Vittoria Randonneur Double Shielded City Tires
Prior to inflation, I knew that it would take a serious pothole to give the Vittoria Randonneur a pinch flat. They appeared, and even felt pumped up before any air went in, thanks to the nail-proof hard casing. Even though they are built with a steel bead, I struggled getting them onto the rim, having to resort to the dreaded tire levers. That was in part due to trying to stuff a 28-32c tube into the double shielded, 28c casing that provides much less room than normal tires of the same width.
I was a bit worried that the low 85 psi rating, 500g weight, and the thick casing would make them feel sluggish, but they seem to compliment each other providing a reasonably low rolling resistance. I was especially glad to find out that the extra-hard tread didn’t compromise the friction or stickiness of the ride. Even in the slushy conditions that tend to happen in this part of the country, the tread gripped the road and ice confidently.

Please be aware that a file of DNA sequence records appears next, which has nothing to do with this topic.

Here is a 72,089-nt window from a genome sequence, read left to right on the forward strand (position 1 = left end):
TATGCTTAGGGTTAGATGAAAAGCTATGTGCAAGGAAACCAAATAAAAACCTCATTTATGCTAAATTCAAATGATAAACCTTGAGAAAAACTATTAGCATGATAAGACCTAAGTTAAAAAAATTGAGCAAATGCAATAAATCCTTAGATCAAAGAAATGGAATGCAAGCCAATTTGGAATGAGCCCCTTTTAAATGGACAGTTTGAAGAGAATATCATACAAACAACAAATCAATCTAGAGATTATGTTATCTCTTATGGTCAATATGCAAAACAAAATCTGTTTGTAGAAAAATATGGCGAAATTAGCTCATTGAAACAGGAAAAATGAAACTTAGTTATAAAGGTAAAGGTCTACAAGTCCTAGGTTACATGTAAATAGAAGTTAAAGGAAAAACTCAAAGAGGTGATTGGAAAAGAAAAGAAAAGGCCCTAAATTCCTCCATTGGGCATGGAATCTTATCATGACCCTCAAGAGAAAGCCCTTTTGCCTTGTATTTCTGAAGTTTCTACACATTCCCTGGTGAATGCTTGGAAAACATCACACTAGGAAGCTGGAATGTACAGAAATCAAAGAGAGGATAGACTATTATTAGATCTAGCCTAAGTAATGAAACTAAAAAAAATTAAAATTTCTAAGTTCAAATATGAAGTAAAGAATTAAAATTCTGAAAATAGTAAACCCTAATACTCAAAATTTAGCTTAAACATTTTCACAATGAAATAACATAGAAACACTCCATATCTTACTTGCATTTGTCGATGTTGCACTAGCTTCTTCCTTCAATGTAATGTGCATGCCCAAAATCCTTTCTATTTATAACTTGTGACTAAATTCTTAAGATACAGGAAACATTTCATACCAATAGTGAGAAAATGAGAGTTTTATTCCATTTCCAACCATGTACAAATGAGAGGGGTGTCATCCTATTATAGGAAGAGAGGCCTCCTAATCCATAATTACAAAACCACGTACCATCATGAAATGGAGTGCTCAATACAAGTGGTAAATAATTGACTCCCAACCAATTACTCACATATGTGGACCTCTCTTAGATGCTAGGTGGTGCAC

My daily commute involves crossing the huge Birmingham Bridge. On the weekends, the bridge turns into a half-mile, lawless stretch of road that becomes a portal to a neighborhood where the locals say has most bars per square mile than anywhere east of the Mississippi. Needless to say, this bridge regularly gets pummeled with empty bottles after college kids chug one more beer on the drive home. Pretty much every crossing leaves me wondering if I’ll make it to the other side without a flat, but I can now rest assured that I can cross without my number being pulled.
Overall, these now top my list of commuter tires, and the reflective sidewall added a nice touch to seal the deal. If you manage to get them on without puncturing the tube with a tire lever, there’s a good chance that the only time you’ll need to remove these tires is when they’re threadbare or you have a valve malfunction. For those that will be carrying heavier loads, say for touring, wider sizes (32c, 35c, 40c, and 48c) are available, and recommended due to the lower 85psi rating. The steal bead would make it difficult to carry a spare on a long tour, but with this kind of protection, you may not need one anyway. Available for about $30 each, with similar tires available at price points both above and below depending on their bead and flat protection.